I was stunned when our oldest daughter, at about the age of five, casually mentioned Hannah Montana. At that time, she was neither spending time at other kids’ houses nor watching TV without me knowing. How did she even come across the character? I didn’t necessarily have anything against Hannah Montana, although I knew with certainty that she had not been exposed to that highly contagious virus at home.
More recently, our youngest daughter donned a pair of my heels and threw a white, gauzy piece of netting over her head and gazed at me modestly from beneath it… at the ripe old age of fifteen months. Where would she even come across the concept of a bride?
Over the long weekend, we stayed at a cabin in the woods on the edge of a lake with a hefty supply of pine needles, cones, rocks, sticks and other assets for four girls under the age of nine. They did not disappoint, and began carving spears, bows and arrows.
Their intent seemed to be inspired by The Hunger Games, which none of them have read or seen. I did hear Sophie and a neighborhood boy discussing “playing Hunger Games,” and the boy enthused about the challenges awaiting them and the fact that “sponsors would send meals.”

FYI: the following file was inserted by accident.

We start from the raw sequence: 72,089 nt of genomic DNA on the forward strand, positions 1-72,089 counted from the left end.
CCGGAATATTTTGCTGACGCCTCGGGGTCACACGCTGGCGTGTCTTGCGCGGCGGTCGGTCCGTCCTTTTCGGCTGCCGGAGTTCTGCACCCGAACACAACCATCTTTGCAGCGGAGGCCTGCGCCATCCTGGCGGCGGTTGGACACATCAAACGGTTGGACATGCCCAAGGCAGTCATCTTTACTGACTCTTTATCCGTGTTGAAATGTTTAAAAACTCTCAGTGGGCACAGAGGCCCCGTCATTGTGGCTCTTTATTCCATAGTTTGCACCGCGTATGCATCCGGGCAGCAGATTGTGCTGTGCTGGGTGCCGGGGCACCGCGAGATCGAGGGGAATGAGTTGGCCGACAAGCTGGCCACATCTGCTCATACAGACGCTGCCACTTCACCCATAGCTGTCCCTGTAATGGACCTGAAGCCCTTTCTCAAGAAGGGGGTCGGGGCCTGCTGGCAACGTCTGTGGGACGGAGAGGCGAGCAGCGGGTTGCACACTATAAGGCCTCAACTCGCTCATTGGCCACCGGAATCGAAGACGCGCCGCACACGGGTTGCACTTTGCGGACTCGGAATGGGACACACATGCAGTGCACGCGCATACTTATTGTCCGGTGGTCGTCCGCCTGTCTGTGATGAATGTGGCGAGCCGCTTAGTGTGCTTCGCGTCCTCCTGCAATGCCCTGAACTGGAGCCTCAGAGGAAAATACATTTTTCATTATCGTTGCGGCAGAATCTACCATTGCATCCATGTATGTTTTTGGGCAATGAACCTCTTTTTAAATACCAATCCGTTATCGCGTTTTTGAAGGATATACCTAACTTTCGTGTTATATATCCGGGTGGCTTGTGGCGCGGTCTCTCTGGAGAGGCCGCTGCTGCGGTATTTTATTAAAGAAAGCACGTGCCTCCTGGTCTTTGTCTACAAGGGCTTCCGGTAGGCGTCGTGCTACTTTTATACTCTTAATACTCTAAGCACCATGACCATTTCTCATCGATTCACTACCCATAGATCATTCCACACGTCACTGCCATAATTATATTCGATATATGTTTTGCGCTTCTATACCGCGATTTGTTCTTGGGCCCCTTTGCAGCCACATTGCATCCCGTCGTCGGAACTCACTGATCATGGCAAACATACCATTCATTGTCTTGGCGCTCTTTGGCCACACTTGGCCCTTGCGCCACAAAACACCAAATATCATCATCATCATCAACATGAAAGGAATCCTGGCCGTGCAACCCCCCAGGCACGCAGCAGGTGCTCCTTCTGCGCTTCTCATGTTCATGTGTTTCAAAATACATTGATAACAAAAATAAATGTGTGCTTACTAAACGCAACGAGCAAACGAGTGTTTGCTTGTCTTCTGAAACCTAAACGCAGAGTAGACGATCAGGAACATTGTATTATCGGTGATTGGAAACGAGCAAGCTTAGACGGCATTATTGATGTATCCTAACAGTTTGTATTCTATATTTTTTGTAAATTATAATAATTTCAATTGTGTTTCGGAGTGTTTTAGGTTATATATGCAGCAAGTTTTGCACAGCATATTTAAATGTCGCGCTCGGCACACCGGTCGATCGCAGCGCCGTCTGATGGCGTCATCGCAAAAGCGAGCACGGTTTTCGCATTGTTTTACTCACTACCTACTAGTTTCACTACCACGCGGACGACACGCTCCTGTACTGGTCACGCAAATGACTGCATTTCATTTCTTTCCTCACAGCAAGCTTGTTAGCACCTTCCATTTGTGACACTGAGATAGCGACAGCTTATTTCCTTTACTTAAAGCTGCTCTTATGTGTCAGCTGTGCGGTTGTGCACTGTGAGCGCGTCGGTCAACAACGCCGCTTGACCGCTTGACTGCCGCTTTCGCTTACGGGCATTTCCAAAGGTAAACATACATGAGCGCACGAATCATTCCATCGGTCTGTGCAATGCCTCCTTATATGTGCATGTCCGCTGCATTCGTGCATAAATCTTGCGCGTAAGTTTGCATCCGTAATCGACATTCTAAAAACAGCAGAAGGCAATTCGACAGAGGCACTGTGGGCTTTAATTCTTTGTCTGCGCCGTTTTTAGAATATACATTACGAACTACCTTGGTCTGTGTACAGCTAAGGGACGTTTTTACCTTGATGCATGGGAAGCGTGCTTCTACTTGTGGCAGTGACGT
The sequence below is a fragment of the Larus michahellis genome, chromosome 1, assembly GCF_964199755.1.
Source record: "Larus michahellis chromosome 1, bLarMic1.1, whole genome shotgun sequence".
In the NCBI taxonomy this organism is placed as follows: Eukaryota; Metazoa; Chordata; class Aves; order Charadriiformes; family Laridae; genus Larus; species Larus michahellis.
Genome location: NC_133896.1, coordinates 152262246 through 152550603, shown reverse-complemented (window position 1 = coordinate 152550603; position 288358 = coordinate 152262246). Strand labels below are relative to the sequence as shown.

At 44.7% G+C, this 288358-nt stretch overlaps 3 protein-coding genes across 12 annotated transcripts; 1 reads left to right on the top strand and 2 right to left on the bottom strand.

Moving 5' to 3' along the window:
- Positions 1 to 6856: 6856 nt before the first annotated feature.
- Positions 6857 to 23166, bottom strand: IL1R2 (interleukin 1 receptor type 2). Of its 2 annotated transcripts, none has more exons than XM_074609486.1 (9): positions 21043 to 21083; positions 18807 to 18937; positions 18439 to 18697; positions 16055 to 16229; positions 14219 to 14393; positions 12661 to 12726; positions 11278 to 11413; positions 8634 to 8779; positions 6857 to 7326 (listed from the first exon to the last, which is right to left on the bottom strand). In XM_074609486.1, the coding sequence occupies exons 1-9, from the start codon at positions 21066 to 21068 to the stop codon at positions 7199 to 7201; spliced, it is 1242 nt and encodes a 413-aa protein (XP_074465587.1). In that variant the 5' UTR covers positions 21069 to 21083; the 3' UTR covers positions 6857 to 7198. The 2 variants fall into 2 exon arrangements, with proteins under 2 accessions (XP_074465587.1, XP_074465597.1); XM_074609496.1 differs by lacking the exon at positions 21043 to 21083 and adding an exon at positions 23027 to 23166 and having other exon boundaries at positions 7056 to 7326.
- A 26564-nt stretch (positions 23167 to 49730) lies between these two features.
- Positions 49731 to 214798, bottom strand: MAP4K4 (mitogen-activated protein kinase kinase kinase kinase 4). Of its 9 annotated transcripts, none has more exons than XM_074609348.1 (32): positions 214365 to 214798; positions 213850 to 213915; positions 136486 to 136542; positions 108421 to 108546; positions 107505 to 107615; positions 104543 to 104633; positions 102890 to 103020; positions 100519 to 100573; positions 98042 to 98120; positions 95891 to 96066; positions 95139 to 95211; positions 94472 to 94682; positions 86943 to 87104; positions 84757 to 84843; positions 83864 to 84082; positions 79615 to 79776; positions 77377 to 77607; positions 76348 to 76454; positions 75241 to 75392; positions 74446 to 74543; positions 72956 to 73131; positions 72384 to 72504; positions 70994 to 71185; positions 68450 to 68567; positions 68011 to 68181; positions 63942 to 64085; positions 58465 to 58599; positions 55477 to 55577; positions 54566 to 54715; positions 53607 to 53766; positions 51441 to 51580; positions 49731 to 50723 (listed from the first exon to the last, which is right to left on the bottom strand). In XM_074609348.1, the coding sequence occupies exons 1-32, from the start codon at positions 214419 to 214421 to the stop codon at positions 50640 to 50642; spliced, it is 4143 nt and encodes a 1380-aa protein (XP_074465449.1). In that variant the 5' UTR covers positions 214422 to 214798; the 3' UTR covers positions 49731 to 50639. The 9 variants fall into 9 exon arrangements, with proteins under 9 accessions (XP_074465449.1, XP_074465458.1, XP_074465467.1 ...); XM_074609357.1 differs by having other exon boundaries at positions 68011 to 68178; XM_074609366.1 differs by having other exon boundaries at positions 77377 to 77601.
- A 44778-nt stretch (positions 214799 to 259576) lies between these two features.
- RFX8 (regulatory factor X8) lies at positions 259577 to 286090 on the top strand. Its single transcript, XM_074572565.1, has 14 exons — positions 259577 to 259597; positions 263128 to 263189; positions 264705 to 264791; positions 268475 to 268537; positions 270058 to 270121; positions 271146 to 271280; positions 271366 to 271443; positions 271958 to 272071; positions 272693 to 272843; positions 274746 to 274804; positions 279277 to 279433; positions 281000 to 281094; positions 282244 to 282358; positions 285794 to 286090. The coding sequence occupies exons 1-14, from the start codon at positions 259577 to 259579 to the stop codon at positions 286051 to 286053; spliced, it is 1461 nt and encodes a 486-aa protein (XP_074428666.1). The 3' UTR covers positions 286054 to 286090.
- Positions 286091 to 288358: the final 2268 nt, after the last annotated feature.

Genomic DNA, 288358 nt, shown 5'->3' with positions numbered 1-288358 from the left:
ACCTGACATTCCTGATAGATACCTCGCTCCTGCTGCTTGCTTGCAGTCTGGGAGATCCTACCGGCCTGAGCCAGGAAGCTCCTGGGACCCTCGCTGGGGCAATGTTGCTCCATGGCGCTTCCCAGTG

This was all pretty fine with me. There’s no need for Sophie to see or consider some of the disturbing scenes of kids killing kids for quite a while, but the trickle-down effect – of kids desiring to have the skills and wherewithal to survive in the woods if not even develop a special relationship with particular trees (see page 2!) – is a positive thing.
The outdoors is a place to be enjoyed, and something that all kids should experience more regularly. I remembered “playing Star Wars,” as well as He-Man and G.I. Joe with my cousins as kids. We hadn’t seen any of the shows or movies, but their existence was sufficient to furnish plot lines. We were soldiers challenged with survival in a foreign land. We were warriors with nothing but our wits about us. We were explorers in a galaxy far, far away.
While playing Swiss Family Robinson or Sacajawea might be more appealing from a literary or historical sense, television shows and movies (even those never viewed and the simple, secondhand rumor of their premise) can have an interesting, powerful and positive effect on kids’ imagination and outdoor play.
More spears and poison darts, please.
As an aside, I’m a huge fan of my friend Ken Finch’s Green Hearts Institute for Nature in Childhood – check out Sophie mentioned in one of their newsletters last year and download a free copy of A Parents’ Guide to Nature Play!